Time for Companies to Step Up

Discussion in 'Android Applications Discussions' started by mrredskin, Jan 16, 2010.

  1. mrredskin

    mrredskin Member

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    It's been over two months since Droid 2.0 was released, and corporations are still slacking on developing apps for us. USA Today stepped up at the beginning, but even that app could stand to add a lot more features. NFL Superfan was, IMO, the best yet.

    But, seriously, where are the ESPNs, Directvs, and travel apps that we would use every day.
     
  2. KZIWarrior

    KZIWarrior Silver Member

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    They are 1) waiting for Android to get enough market-share to make it worth their time, effort and (most importantly) MONEY and 2) likely waiting for Android to get to a point where they are not releasing updates every other month that will 'break' their current app. As it stands no one device (and therefore no one version of Android) has enough market share to be worth it to them. Hopefully between the Droid, Nexus and Eris (receiving 2.0 in the Spring) this will start to change. But until Android reaches high market share and more stability do not expect so many developers to waste resources for so few users.
     
  3. mrredskin

    mrredskin Member

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    it seems there are enough independent developers out there who have put out some good apps that hasn't required much money. i don't see how money would be a big issue here.
     
  4. KZIWarrior

    KZIWarrior Silver Member

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    Well lets see, you didn't give examples of small device-function apps or something for lack of a better word 'simple'. You listed ESPN and DirectTV and hinted/directed at larger companies offering far more service. That means in addition to developing the program/app they have to make sure the have the infrastructure to support and handle the users. That means 1) more servers which means more licenses for all the software running on it; 2) more people to handle those servers and services now offered (tech support, debugging ect); 3) likely more bandwidth to handle the traffic (contrary to major belief even large companies don't have unlimited bandwidth and GOOD IT departments balance between cost and benefit to their utilize their need).

    That's just the first (big) three. There are dozens of other reasons for them to be slow, and possibly even weary of the Android OS. Just because we love the product doesn't mean a) it will survive or b) can get enough ROI for companies to justify the expense.

    As to the small developers their size is one reason they can afford to support and develop for the OS. They don't, in most cases have to justify their decisions to a board of trusties OR, more importantly to shareholders. In addition they don't have to worry about the infrastructure expenditures of the above companies and they can 'grow' with their products as they gain sales whereas the large companies must already have it in place before releasing the app. Also it's not really 'easy' or simple even for those developers you hint at. If you look at ANY program on the market there are people who can't get the product to work because there are too many versions of the OS and too many device that aren't 'similar' enough to allow for easy porting of apps. This is acceptable to most small developers but to the big guys that are in fierce battles with their competition they can't afford these small errors (e.g. a bad app from DirectTV might be that final straw that forces the customer to the competition, yes you will argue the reverse but people will NOT join DirectTV just for that, least not enough to justify the expense).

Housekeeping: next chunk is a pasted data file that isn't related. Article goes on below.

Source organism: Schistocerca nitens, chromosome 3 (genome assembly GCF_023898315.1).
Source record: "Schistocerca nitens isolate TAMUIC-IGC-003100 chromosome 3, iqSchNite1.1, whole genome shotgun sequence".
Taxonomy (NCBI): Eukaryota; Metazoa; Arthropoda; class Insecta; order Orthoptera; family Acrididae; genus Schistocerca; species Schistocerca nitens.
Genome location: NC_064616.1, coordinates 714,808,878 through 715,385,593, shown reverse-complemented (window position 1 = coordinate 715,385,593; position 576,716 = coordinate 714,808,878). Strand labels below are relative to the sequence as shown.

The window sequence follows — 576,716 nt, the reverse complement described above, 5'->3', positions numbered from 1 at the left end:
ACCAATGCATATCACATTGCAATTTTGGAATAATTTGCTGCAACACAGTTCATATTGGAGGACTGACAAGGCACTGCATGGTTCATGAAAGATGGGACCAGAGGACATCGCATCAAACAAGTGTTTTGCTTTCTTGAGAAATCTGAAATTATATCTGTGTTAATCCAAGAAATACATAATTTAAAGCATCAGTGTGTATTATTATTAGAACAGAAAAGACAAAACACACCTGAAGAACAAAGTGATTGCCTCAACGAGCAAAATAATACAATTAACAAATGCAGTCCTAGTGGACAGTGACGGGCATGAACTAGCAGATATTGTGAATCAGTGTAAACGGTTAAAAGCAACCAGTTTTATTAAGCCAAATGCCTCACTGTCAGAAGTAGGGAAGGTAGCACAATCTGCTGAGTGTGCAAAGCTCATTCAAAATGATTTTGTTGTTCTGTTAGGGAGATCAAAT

If and when Google can prove that they will continue to increase their market share to an acceptable level AND address the issues regarding numerous devices and OS versions then the large companies will look at them. Having these phones on a 'real' network like Verizon and (possibly with the Nexus) AT&T is the first step. But they have a LONGGGGGGG way to go.
     
    #4 KZIWarrior, Jan 16, 2010
    Last edited: Jan 16, 2010
  5. SGTiger

    SGTiger Member

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  6. KZIWarrior

    KZIWarrior Silver Member

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    It's understandable they didn't. Slingmedia has been a huge disappointment as far as market saturation (or lack thereof, least in the consumer division). While they are slowly building sales and market share (granted it's a small and relatively new market) overall they have been less than impressive and I can't imagine their P/L statements look good at all. Just exasperates all the barriers to development listed above.
     
  7. Technoman

    Technoman Member

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    I contacted Monsoon about an APP for HAVA player for my HAVA box. They stated that it is in development and would be out early 2010.
     
  8. mrredskin

    mrredskin Member

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    or the short answer would just be because they're too lazy. that's what i'm going with. i did read 1/3 of your post, tho.
     
  9. justinr128

    justinr128 New Member

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    I know this is an old thread but anyone like me with a HAVA Platnium and a newer Android phone/tablet might find it useful. I have an Android 7.0 (Nougat) phone and the official Vulkano Monsoon app no longer works. I was able to use the Testube app
    TestTube Updates - Over Voltage Software
    I needed to install the .apk directly since it is no longer on the Play store. As far as i'm concerned Testube is the only functional app for us with this ancient but awesome hardware.